Fish Oil and Rheumatoid Arthritis

ALBANY, NEW YORK. Rheumatoid arthritis is a systemic inflammatory disease involving an excessive release of leukotriene B4 and interleukin 1 in the body. Both animal experiments and human studies have shown that supplementation with fish oils reduces the release of these inflammatory compounds and in the process relieves the common arthritis symptoms of morning stiffness and tender joints. Dr. Joel Kremer of the Albany Medical College has summarized the current knowledge concerning fish oils and rheumatoid arthritis and concludes that taking 3-6 grams daily of fish oils (n-3 dietary fatty acids) for 12 weeks or more will significantly diminish joint pain and morning stiffness in RA patients.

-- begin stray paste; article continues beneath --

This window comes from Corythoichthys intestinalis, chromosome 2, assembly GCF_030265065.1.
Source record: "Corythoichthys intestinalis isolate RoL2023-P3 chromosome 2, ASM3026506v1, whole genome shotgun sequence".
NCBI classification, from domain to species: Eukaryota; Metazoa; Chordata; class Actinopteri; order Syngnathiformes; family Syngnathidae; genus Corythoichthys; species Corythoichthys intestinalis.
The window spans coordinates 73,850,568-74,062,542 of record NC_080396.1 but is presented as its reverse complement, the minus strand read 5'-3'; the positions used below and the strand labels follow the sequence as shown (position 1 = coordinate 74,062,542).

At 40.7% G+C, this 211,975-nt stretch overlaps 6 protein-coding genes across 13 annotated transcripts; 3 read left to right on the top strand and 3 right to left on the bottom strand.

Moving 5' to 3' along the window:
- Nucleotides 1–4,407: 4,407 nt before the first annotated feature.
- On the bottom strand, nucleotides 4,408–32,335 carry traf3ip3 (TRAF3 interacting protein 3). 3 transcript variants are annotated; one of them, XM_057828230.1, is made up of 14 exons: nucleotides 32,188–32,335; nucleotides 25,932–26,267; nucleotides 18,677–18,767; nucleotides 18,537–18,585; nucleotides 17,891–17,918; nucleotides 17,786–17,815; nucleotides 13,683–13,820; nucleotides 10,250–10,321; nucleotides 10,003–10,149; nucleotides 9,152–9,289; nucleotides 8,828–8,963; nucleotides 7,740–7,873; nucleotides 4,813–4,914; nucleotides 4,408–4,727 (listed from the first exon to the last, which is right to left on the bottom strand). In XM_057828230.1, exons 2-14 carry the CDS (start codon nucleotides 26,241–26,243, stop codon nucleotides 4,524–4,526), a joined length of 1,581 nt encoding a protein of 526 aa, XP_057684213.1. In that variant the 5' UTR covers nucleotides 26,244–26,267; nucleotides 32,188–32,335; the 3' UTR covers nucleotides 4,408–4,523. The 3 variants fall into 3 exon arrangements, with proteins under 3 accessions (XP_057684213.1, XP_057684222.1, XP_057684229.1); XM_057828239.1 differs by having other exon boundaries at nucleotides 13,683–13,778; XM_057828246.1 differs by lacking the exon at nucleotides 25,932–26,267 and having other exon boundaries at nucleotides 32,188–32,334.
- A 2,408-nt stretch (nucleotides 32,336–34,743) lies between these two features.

Several studies have shown that the improvement in some patients is significant enough to allow them to materially reduce or completely discontinue their use of non-steroidal anti-inflammatory drugs (NSAIDs) such as diclofenac and naproxen. Dr. Kremer also points out that fish oil supplementation has been found to benefit patients with inflammatory bowel disease.
Kremer, Joel M. n-3 fatty acid supplements in rheumatoid arthritis. American Journal of Clinical Nutrition, Vol. 71 (suppl), January 2000, pp. 349S-51S

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